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Eugene Robert Glazer
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Nikita est très jeune, elle a vingt ans, mais elle a emprunté une mauvaise voie. Pendant un hold-up avec sa bande, elle tue un policier et est condamnée à la prison à vie. Les services secrets, par contre, lui offrent une voie de sortie : devenir un agent spécial, prêt à tout, à leur service. Nikita accepte et commence ainsi un apprentissage très dur qui concerne non seulement les différents modes de tuer, de prendre la fuite ou de faire face à des situations imprévues, mais aussi la manière de se comporter en femme qui a de la classe, capable de se conduire avec aisance dans tous les milieux. Sous la conduite de Bob, Nikita arrive à freiner son caractère rebelle et à surmonter la terrible épreuve finale. Elle semble être devenue une personne différente et tombe amoureuse. Mais faut-il faire confiance aux services secrets ? Written by
Baldinotto da Pistoia
The "big gun" Nikita uses during the restaurant scene is a two toned Israel Military Industries Desert Eagle Mark VII chambered in .357 magnum See more »
While firing the weapon in the kitchen, Nikita clearly finishes the clip (the slide locks open), but in the next shot the slide is forward again. Also the number of rounds she fires with the second clip (before she checks and finds it empty) is less than the number of rounds she fires with the first clip. It is unlikely that Bob (or anyone else) would give her less than a full clip of bullets. See more »
You died Saturday at 5:00 p.m. The prison doctor confirmed suicide after an overdose of tranquillizers. You're buried in Maisons-Alfort, row 8, plot 30.
[looking at pictures of her funeral]
Titi... That's Titi!
I work, let's say, for the government. We've decided to give you another chance.
What do I do?
Learn. Learn to read, walk, talk, smile and even fight. Learn to do everything.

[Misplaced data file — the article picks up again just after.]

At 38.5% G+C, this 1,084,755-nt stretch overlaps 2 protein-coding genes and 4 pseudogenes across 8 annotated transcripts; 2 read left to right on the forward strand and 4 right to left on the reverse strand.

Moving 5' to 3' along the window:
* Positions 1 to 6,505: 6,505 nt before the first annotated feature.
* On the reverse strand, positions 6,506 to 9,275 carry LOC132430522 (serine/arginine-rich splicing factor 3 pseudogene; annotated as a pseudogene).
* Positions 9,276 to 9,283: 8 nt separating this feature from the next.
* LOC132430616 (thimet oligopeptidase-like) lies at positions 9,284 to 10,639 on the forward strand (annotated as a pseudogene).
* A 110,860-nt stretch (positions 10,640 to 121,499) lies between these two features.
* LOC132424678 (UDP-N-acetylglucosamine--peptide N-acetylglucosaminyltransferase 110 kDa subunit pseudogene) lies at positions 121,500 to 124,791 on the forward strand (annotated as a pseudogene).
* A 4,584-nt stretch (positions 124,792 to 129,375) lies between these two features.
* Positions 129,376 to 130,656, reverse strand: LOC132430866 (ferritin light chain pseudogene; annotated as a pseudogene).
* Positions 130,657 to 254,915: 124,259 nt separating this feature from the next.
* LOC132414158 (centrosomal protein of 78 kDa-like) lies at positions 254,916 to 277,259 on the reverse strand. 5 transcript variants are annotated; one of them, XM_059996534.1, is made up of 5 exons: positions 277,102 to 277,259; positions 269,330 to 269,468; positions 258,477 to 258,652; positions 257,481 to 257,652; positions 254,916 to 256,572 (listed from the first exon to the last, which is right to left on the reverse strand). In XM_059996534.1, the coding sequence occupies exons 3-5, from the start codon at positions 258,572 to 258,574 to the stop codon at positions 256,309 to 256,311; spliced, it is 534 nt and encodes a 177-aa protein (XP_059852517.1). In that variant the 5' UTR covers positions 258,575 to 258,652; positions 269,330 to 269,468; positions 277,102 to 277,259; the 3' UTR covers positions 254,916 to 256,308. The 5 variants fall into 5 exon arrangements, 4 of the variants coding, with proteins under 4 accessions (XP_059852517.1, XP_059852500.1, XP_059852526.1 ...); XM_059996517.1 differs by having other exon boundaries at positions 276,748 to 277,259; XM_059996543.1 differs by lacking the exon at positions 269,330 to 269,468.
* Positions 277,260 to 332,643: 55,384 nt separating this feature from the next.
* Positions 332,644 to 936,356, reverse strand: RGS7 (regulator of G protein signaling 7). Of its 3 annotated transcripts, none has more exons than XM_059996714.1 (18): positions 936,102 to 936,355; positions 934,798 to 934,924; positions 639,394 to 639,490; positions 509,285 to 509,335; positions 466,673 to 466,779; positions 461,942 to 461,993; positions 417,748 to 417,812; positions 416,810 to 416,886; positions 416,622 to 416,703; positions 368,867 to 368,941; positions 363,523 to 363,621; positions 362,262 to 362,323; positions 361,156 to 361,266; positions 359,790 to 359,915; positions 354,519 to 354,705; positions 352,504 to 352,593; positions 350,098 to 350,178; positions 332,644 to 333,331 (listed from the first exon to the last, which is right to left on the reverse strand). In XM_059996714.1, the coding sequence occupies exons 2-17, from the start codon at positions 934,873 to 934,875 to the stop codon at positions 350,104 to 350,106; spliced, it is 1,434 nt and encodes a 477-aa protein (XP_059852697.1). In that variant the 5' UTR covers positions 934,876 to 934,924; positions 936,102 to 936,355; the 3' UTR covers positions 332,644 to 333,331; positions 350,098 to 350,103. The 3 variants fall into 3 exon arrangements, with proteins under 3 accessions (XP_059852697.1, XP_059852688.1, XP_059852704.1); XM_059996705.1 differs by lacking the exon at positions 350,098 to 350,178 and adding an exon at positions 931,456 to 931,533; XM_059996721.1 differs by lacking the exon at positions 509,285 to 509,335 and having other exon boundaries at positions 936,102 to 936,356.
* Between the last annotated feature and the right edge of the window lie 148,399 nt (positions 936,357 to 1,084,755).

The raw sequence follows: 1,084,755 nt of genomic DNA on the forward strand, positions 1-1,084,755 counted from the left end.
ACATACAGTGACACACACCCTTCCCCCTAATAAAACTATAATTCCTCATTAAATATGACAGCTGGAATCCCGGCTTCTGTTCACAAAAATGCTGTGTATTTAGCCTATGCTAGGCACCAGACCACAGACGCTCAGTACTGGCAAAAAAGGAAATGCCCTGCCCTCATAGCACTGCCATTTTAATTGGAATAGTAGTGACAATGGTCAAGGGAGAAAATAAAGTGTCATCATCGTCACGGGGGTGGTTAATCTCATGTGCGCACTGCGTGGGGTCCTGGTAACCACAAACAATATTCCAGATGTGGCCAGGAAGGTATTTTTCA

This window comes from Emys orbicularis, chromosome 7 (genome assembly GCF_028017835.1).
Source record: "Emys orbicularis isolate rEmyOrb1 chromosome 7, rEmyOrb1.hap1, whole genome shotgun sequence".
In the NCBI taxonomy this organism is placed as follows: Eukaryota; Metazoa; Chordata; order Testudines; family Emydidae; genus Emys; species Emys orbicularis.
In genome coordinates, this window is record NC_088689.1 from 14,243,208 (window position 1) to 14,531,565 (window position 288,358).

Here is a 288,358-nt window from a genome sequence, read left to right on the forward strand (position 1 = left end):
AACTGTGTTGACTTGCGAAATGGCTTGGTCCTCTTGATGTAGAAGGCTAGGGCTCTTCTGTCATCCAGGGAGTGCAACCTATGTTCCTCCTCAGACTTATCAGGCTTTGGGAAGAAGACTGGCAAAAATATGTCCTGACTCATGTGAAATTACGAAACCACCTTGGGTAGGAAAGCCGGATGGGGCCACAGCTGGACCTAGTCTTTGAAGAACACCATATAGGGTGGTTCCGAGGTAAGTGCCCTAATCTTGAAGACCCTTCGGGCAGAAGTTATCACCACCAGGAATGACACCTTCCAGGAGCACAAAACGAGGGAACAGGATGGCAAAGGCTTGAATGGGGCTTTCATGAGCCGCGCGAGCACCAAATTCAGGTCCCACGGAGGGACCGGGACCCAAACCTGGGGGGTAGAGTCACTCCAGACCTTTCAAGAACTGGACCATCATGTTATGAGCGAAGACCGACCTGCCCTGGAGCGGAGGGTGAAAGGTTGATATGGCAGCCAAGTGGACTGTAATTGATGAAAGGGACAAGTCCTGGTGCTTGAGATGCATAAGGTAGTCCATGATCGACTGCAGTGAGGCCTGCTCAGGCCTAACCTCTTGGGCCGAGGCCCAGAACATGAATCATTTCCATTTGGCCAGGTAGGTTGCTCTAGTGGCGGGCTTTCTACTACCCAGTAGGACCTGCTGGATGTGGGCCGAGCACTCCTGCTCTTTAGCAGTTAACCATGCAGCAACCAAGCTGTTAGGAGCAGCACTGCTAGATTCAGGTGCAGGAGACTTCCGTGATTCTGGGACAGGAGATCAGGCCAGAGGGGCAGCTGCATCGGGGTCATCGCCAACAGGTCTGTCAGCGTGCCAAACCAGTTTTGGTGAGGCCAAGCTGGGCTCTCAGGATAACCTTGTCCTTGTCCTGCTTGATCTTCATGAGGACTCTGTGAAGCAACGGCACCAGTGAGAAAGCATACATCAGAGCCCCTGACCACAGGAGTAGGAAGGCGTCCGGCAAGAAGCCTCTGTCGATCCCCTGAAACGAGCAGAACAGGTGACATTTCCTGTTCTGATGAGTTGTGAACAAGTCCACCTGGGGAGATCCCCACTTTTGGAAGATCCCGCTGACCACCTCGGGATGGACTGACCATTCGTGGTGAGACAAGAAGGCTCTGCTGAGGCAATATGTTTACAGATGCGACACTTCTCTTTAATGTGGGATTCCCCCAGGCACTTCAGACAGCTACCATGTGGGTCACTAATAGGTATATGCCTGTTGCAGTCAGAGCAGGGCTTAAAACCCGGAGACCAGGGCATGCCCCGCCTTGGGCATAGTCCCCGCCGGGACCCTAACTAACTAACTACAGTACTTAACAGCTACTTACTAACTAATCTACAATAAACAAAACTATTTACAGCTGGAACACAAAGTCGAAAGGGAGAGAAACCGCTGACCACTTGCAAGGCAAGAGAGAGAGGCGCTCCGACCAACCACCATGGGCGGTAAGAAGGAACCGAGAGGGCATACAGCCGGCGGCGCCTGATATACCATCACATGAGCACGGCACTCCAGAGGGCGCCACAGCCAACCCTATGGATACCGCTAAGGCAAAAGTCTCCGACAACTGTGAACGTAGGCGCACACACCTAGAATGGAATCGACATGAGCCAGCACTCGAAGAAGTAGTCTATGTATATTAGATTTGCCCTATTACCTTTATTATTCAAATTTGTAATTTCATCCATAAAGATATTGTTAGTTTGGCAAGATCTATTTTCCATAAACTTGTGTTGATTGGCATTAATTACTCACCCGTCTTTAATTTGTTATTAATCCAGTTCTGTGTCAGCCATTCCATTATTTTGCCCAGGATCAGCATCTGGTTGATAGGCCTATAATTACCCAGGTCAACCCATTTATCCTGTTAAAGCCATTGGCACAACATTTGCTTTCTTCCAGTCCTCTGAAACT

To serve your country.
What if I don't want to?
Row 8, Plot 30.
See more »
Anne Parillaud is phenomenal as a terrifyingly vulnerable, beautiful and human young anti-hero with an incredible talent for violence. A drug-addict murderous teen is given a second chance by a government agency looking to exploit her penchant for conscience-less killing. Mentored by a man whose compassion for her is only matched by his ambition and Machiavellian sadism, Nikita ventures on a roller-coaster ride leading a double-life as assassin and clean-living young woman in love. Her passionate affair with Marco and the clarity of her un-drugged consciousness, combine to promote the development of a conscience - a dangerous thing in her line of work. Nikita is, nevertheless, a victim of her circumstances, and like the rest of the characters on both sides, seems stuck in a very bad situation. In addition to the artistry with which this story is told, this film has a very nihilistic sense of justice and not-so-subtly points out the fact that state authorized murder is still murder.
Jean Reno fans will enjoy his brief typecast cameo as "the cleaner".
This is one of the best, if not the best, of Besson's films. It is extremely well paced, starkly and beautifully shot, and features some of the best acting and writing of the entire action genre. The script is just a little better in French than English. Nikita does not have the feel of an action film, but rather, feels like a fatalistic drama riddled with almost continuous tragedy and heartbreak, and spiced with just a tad of hope. Parillaud's multi-layered and complex construction of her character is so mesmerizing that it is frankly difficult to think of anything else while attempting to reflect on this film.
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